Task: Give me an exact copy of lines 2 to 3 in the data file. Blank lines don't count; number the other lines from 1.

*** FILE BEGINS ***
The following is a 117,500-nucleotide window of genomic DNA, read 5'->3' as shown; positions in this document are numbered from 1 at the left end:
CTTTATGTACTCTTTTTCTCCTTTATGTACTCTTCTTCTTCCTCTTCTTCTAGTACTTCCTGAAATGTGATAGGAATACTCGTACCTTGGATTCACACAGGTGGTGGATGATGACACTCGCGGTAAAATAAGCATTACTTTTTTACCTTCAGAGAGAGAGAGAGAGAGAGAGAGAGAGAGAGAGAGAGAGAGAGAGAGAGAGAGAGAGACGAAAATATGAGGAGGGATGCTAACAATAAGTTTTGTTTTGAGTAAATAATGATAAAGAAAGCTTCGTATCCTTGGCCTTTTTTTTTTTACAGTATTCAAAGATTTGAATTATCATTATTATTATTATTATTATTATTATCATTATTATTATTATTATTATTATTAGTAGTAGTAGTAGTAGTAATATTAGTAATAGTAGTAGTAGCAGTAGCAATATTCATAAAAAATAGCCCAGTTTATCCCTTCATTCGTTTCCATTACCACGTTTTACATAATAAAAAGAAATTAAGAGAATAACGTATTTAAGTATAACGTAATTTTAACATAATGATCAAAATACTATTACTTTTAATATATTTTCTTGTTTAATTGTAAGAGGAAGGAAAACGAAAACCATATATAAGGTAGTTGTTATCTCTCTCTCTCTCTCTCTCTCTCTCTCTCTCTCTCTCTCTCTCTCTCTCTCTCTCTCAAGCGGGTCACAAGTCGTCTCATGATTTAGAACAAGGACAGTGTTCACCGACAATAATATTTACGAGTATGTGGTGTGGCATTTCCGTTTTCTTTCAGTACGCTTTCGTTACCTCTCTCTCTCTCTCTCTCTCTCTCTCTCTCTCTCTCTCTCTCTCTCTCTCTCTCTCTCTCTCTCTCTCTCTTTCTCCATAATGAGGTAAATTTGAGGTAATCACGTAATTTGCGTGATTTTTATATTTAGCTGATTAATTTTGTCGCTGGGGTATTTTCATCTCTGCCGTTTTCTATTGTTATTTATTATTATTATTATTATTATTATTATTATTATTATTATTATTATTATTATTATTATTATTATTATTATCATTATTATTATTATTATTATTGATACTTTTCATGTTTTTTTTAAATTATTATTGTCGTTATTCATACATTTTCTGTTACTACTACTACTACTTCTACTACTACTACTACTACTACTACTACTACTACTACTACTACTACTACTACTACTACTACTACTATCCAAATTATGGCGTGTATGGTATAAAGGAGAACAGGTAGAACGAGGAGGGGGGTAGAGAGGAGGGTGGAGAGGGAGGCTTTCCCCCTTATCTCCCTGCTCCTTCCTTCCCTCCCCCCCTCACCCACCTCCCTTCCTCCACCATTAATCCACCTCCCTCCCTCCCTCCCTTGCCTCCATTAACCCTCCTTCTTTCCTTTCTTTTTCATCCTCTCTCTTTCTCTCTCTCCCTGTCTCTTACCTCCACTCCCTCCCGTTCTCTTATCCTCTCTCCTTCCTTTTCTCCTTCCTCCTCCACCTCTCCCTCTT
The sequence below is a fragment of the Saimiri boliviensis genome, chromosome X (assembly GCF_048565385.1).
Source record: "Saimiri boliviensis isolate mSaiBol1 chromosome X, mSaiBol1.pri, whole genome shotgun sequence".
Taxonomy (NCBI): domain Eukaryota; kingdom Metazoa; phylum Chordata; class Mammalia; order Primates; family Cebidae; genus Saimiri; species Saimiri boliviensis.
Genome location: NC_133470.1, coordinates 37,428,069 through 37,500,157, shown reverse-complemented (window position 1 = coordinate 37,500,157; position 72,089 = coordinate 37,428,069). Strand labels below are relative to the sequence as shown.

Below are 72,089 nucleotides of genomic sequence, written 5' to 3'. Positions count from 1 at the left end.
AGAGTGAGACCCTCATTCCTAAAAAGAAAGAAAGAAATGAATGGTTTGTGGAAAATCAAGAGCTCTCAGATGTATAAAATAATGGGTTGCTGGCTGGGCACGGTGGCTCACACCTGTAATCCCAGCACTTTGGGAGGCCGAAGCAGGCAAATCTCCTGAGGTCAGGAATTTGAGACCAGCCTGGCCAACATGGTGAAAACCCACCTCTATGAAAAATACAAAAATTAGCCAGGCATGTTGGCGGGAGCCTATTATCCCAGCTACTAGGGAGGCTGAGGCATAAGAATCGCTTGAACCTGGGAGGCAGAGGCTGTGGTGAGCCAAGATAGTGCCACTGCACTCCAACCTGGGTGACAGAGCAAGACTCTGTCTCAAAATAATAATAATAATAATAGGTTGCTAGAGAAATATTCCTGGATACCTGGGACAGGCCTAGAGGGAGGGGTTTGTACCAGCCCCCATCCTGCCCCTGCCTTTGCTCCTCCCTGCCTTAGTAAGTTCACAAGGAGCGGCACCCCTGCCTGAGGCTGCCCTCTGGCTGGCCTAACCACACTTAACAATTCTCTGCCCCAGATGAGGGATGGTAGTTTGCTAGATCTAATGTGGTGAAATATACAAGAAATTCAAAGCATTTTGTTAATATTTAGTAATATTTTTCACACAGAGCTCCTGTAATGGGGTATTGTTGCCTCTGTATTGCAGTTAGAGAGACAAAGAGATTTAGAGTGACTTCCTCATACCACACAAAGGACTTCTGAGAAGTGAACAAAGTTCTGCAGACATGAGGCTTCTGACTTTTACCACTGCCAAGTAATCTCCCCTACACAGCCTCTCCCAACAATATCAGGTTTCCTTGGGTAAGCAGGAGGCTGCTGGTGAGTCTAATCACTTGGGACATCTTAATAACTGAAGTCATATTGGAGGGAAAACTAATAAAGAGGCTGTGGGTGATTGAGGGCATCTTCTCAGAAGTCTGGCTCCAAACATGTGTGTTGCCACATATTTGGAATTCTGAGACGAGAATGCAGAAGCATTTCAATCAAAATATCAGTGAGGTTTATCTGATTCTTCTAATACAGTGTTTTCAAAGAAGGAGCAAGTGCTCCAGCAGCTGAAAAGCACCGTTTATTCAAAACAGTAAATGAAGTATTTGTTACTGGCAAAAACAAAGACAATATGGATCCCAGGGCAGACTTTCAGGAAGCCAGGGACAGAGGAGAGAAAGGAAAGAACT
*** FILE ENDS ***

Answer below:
CTTTATGTACTCTTTTTCTCCTTTATGTACTCTTCTTCTTCCTCTTCTTCTAGTACTTCCTGAAATGTGATAGGAATACTCGTACCTTGGATTCACACAGGTGGTGGATGATGACACTCGCGGTAAAATAAGCATTACTTTTTTACCTTCAGAGAGAGAGAGAGAGAGAGAGAGAGAGAGAGAGAGAGAGAGAGAGAGAGAGAGAGAGACGAAAATATGAGGAGGGATGCTAACAATAAGTTTTGTTTTGAGTAAATAATGATAAAGAAAGCTTCGTATCCTTGGCCTTTTTTTTTTTACAGTATTCAAAGATTTGAATTATCATTATTATTATTATTATTATTATTATCATTATTATTATTATTATTATTATTAGTAGTAGTAGTAGTAGTAATATTAGTAATAGTAGTAGTAGCAGTAGCAATATTCATAAAAAATAGCCCAGTTTATCCCTTCATTCGTTTCCATTACCACGTTTTACATAATAAAAAGAAATTAAGAGAATAACGTATTTAAGTATAACGTAATTTTAACATAATGATCAAAATACTATTACTTTTAATATATTTTCTTGTTTAATTGTAAGAGGAAGGAAAACGAAAACCATATATAAGGTAGTTGTTATCTCTCTCTCTCTCTCTCTCTCTCTCTCTCTCTCTCTCTCTCTCTCTCTCTCTCTCTCAAGCGGGTCACAAGTCGTCTCATGATTTAGAACAAGGACAGTGTTCACCGACAATAATATTTACGAGTATGTGGTGTGGCATTTCCGTTTTCTTTCAGTACGCTTTCGTTACCTCTCTCTCTCTCTCTCTCTCTCTCTCTCTCTCTCTCTCTCTCTCTCTCTCTCTCTCTCTCTCTCTCTCTCTTTCTCCATAATGAGGTAAATTTGAGGTAATCACGTAATTTGCGTGATTTTTATATTTAGCTGATTAATTTTGTCGCTGGGGTATTTTCATCTCTGCCGTTTTCTATTGTTATTTATTATTATTATTATTATTATTATTATTATTATTATTATTATTATTATTATTATTATTATTATTATTATCATTATTATTATTATTATTATTGATACTTTTCATGTTTTTTTTAAATTATTATTGTCGTTATTCATACATTTTCTGTTACTACTACTACTACTTCTACTACTACTACTACTACTACTACTACTACTACTACTACTACTACTACTACTACTACTACTACTATCCAAATTATGGCGTGTATGGTATAAAGGAGAACAGGTAGAACGAGGAGGGGGGTAGAGAGGAGGGTGGAGAGGGAGGCTTTCCCCCTTATCTCCCTGCTCCTTCCTTCCCTCCCCCCCTCACCCACCTCCCTTCCTCCACCATTAATCCACCTCCCTCCCTCCCTCCCTTGCCTCCATTAACCCTCCTTCTTTCCTTTCTTTTTCATCCTCTCTCTTTCTCTCTCTCCCTGTCTCTTACCTCCACTCCCTCCCGTTCTCTTATCCTCTCTCCTTCCTTTTCTCCTTCCTCCTCCACCTCTCCCTCTT
The sequence below is a fragment of the Saimiri boliviensis genome, chromosome X (assembly GCF_048565385.1).